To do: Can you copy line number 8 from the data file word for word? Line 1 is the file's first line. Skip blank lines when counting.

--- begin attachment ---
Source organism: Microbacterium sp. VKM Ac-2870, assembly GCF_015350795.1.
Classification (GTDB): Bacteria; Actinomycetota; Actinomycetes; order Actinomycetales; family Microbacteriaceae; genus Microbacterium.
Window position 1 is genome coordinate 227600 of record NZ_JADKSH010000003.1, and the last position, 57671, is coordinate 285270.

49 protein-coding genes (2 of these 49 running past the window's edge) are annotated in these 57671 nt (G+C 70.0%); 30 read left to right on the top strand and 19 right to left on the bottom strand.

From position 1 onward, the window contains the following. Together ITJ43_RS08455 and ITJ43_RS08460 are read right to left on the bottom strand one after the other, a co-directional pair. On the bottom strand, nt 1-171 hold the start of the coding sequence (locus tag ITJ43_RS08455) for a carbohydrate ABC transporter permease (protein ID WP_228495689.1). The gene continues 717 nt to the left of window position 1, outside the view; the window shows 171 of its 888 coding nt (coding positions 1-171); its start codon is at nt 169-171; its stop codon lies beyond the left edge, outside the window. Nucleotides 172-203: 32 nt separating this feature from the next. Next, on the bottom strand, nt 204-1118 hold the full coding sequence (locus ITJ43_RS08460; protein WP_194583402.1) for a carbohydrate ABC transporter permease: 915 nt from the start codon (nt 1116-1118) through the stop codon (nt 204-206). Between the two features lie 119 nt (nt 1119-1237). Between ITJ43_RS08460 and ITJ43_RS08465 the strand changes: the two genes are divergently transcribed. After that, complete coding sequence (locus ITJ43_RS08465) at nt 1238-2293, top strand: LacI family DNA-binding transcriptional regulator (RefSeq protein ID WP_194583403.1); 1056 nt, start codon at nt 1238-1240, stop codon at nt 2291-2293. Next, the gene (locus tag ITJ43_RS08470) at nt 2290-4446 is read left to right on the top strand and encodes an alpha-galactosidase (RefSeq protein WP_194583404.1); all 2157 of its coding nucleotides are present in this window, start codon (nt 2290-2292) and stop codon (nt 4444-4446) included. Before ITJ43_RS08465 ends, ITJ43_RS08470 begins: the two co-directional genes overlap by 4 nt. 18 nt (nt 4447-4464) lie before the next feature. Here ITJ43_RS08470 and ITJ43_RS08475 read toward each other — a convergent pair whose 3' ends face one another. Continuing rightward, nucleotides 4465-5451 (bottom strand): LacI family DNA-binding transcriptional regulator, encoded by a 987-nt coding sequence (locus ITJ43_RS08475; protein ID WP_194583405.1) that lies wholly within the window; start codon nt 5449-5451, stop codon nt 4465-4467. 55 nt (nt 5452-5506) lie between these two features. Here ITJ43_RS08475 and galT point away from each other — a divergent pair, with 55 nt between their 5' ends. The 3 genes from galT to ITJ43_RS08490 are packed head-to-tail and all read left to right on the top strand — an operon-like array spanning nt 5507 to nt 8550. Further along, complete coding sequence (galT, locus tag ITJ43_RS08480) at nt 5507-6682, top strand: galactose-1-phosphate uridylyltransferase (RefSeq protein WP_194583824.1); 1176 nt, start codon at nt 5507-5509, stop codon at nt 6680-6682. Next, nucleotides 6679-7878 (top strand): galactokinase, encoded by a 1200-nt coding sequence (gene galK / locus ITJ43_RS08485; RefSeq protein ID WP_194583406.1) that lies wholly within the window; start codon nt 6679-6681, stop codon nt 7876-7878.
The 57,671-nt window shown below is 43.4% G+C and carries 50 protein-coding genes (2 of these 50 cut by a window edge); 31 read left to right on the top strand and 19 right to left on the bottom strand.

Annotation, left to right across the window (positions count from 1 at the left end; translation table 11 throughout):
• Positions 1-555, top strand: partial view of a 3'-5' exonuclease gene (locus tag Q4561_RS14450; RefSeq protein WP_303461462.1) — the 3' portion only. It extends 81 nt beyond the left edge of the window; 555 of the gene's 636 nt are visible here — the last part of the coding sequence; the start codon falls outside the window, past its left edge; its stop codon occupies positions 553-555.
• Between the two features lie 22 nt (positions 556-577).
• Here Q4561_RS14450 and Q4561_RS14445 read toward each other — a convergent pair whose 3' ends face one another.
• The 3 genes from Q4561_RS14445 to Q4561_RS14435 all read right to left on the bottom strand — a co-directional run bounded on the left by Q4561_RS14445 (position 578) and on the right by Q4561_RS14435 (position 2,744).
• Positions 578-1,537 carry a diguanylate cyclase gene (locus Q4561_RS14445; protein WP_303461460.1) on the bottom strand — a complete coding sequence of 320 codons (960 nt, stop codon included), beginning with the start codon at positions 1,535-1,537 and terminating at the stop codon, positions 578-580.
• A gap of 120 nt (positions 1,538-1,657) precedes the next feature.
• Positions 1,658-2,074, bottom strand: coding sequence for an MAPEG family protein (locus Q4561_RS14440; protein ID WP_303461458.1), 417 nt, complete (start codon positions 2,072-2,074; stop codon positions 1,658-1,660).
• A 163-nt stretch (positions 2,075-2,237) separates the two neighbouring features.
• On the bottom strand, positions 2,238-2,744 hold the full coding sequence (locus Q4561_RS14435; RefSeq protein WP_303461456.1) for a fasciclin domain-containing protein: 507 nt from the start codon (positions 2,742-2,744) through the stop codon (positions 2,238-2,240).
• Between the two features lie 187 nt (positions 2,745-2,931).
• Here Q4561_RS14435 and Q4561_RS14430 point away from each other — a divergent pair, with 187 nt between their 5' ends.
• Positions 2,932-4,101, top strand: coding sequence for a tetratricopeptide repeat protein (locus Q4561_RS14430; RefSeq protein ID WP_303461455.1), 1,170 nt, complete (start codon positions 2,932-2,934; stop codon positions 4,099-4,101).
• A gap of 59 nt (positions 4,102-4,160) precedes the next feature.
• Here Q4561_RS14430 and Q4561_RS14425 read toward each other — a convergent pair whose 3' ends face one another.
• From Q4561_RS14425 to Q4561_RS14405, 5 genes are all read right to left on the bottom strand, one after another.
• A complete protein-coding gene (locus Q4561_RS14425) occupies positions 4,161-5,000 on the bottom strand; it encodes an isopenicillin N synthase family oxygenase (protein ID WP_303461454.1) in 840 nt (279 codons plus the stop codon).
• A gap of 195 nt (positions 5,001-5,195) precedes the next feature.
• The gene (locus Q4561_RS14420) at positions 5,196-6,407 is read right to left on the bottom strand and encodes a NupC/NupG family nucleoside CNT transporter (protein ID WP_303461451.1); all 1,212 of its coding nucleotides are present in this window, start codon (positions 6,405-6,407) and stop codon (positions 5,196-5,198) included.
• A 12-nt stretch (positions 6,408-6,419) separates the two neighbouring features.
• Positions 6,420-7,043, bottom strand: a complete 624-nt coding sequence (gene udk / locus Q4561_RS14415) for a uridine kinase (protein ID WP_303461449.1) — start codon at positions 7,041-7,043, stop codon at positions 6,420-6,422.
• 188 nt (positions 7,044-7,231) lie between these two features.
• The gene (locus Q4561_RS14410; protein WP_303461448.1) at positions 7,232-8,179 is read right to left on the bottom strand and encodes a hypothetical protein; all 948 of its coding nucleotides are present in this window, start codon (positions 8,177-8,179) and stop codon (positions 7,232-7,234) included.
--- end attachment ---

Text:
• Positions 1-555, top strand: partial view of a 3'-5' exonuclease gene (locus tag Q4561_RS14450; RefSeq protein WP_303461462.1) — the 3' portion only. It extends 81 nt beyond the left edge of the window; 555 of the gene's 636 nt are visible here — the last part of the coding sequence; the start codon falls outside the window, past its left edge; its stop codon occupies positions 553-555.